This image captures a road cut near the village of Mollina in southern Spain. Your eyes should immediately notice that something has happened to the rocks here – they’re broken and moved.
If you’ve had a bit of geology, you might recognize this pattern as caused by normal faults. The rocks to the right have slid downwards along the cracks, creating a pattern where the same layers seem to repeat themselves.
However, take a more careful look at the layers on top of the cracks. There’s something fishy here. The simple assumption would be that these faults completely cut all the rock layers, and at the crack on the right, if you study the above layers carefully you can recognize that they’re offset as well and the same pattern repeats on both sides of the fault.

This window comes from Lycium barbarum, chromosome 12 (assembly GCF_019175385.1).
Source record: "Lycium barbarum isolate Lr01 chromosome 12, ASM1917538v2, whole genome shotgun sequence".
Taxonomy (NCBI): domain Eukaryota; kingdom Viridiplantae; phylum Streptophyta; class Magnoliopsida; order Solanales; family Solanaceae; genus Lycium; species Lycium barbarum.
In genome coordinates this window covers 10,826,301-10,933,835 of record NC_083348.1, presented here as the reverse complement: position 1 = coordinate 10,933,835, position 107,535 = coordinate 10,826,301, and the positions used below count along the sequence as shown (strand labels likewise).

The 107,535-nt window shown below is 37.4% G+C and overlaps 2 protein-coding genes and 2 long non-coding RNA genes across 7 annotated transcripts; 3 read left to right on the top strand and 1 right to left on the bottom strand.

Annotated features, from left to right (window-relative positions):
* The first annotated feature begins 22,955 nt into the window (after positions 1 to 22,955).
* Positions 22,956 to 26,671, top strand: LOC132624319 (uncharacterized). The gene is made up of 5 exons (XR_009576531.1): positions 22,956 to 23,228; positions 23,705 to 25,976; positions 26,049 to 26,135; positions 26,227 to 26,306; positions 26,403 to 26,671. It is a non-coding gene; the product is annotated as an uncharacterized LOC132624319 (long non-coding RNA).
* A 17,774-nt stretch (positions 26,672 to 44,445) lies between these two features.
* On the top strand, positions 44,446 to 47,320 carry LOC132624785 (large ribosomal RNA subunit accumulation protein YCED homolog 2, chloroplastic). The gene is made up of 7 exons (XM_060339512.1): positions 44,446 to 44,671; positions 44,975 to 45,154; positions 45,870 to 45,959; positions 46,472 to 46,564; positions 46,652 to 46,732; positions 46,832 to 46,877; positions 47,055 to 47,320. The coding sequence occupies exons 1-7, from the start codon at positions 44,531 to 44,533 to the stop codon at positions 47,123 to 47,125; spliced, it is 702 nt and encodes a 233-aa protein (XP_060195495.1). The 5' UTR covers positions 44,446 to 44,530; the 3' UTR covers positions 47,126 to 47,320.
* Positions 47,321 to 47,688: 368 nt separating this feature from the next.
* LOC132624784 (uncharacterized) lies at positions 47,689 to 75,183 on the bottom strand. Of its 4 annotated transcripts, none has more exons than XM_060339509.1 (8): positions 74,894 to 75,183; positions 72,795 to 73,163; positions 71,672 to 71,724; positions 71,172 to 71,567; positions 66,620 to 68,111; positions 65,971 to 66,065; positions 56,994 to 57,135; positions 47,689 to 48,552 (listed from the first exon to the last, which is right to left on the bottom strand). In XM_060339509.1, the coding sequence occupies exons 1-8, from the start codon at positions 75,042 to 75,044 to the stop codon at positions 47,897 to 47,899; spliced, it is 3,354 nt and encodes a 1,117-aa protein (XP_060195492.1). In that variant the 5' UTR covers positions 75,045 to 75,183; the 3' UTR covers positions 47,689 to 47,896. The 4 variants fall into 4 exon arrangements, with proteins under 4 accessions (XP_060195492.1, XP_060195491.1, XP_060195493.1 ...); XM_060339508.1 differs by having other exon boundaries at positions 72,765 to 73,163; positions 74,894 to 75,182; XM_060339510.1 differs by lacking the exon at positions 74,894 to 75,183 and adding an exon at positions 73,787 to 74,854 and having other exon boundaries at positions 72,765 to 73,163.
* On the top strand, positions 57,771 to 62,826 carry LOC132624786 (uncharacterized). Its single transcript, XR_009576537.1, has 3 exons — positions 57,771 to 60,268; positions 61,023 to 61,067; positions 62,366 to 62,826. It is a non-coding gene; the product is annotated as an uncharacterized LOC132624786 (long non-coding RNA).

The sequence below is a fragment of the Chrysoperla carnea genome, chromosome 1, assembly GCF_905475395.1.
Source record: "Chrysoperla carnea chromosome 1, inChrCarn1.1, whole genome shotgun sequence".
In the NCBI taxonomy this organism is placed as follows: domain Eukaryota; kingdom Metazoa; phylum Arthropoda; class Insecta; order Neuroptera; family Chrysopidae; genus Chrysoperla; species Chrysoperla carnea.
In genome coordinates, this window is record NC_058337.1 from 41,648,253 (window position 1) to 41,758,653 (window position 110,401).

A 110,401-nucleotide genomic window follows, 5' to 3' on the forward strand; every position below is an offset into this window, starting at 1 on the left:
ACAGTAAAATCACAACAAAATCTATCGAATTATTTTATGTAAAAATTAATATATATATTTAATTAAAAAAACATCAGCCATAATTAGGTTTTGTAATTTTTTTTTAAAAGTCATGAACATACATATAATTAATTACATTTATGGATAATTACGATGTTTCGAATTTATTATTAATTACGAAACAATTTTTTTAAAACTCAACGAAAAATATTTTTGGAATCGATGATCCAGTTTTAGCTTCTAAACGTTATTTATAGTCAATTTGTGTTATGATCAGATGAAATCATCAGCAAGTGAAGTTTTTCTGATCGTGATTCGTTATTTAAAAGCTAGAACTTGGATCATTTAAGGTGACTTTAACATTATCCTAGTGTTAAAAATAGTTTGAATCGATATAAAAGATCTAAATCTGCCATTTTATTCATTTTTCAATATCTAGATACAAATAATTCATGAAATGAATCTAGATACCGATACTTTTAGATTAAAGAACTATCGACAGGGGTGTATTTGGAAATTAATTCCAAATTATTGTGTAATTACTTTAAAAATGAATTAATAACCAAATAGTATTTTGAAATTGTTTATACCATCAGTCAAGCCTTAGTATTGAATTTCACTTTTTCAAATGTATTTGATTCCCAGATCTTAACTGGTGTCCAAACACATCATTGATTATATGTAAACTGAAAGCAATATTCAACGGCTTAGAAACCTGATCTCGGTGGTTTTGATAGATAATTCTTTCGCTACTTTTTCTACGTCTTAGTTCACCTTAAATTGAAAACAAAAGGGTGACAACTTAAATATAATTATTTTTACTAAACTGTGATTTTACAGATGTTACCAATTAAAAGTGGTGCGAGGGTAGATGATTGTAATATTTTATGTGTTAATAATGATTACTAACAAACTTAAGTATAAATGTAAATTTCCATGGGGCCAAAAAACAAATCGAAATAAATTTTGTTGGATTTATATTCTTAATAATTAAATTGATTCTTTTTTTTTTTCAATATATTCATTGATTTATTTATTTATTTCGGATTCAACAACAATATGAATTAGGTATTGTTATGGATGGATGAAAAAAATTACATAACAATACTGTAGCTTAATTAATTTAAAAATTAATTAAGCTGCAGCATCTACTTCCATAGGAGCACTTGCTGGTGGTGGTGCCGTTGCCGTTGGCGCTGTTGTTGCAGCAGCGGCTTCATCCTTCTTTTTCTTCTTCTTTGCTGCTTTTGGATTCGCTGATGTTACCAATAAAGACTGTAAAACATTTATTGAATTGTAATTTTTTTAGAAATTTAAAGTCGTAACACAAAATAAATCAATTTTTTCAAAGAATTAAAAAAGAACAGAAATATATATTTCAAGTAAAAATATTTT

But, near the top of this cut, the crack on the left peters out. If you stare carefully at the layers, it’s possible some of them are offset, but it’s possible some of them are just bent at that location or that they’re continuous and just change thickness.
This is a cool geologic problem and one I can’t solve easily from the image; are the layers at the top of the section on the left offset or is there a change in thickness across the fault, as might occur if the sediments on top were being deposited while the fault is moving?
Anyone want to fund a trip to Spain so we can give you the answer?
We’re excited to announce that Friday we’ll be featuring Robyn Ochs and Darkmatter with DJ A_Nok and DJ Sol Nova as our Queer Prom DJs. Saturday morning Jes Tom will be performing with our keynote delivered by Jiz Lee and Tristan Taormino.
March 7th and 8th at Hampshire College! Free! Spread the word!